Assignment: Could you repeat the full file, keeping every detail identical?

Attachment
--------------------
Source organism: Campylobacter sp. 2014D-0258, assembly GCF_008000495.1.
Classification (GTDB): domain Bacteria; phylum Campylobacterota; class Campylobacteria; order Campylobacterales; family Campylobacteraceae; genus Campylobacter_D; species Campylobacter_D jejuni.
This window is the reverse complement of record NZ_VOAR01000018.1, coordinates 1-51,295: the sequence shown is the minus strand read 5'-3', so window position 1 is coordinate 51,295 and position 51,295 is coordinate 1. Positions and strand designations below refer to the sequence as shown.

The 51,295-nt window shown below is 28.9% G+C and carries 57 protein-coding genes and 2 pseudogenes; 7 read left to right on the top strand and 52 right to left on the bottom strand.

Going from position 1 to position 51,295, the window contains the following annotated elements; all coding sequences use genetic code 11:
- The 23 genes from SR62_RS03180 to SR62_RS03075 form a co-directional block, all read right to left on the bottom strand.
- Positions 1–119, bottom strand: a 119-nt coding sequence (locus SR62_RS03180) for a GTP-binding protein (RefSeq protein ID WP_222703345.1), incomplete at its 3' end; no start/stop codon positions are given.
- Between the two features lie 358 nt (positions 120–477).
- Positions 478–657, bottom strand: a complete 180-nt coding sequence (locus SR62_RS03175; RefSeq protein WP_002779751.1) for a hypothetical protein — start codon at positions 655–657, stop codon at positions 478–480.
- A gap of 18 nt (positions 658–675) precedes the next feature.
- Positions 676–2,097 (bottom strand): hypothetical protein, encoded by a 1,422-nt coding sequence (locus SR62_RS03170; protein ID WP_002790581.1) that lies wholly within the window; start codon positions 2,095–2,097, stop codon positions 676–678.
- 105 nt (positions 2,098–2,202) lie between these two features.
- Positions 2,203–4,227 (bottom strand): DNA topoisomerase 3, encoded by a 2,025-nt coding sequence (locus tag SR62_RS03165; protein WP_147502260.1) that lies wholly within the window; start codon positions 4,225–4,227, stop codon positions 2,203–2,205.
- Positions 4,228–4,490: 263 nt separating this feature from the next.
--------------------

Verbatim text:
Source organism: Campylobacter sp. 2014D-0258, assembly GCF_008000495.1.
Classification (GTDB): domain Bacteria; phylum Campylobacterota; class Campylobacteria; order Campylobacterales; family Campylobacteraceae; genus Campylobacter_D; species Campylobacter_D jejuni.
This window is the reverse complement of record NZ_VOAR01000018.1, coordinates 1-51,295: the sequence shown is the minus strand read 5'-3', so window position 1 is coordinate 51,295 and position 51,295 is coordinate 1. Positions and strand designations below refer to the sequence as shown.

The 51,295-nt window shown below is 28.9% G+C and carries 57 protein-coding genes and 2 pseudogenes; 7 read left to right on the top strand and 52 right to left on the bottom strand.

Going from position 1 to position 51,295, the window contains the following annotated elements; all coding sequences use genetic code 11:
- The 23 genes from SR62_RS03180 to SR62_RS03075 form a co-directional block, all read right to left on the bottom strand.
- Positions 1–119, bottom strand: a 119-nt coding sequence (locus SR62_RS03180) for a GTP-binding protein (RefSeq protein ID WP_222703345.1), incomplete at its 3' end; no start/stop codon positions are given.
- Between the two features lie 358 nt (positions 120–477).
- Positions 478–657, bottom strand: a complete 180-nt coding sequence (locus SR62_RS03175; RefSeq protein WP_002779751.1) for a hypothetical protein — start codon at positions 655–657, stop codon at positions 478–480.
- A gap of 18 nt (positions 658–675) precedes the next feature.
- Positions 676–2,097 (bottom strand): hypothetical protein, encoded by a 1,422-nt coding sequence (locus SR62_RS03170; protein ID WP_002790581.1) that lies wholly within the window; start codon positions 2,095–2,097, stop codon positions 676–678.
- 105 nt (positions 2,098–2,202) lie between these two features.
- Positions 2,203–4,227 (bottom strand): DNA topoisomerase 3, encoded by a 2,025-nt coding sequence (locus tag SR62_RS03165; protein WP_147502260.1) that lies wholly within the window; start codon positions 4,225–4,227, stop codon positions 2,203–2,205.
- Positions 4,228–4,490: 263 nt separating this feature from the next.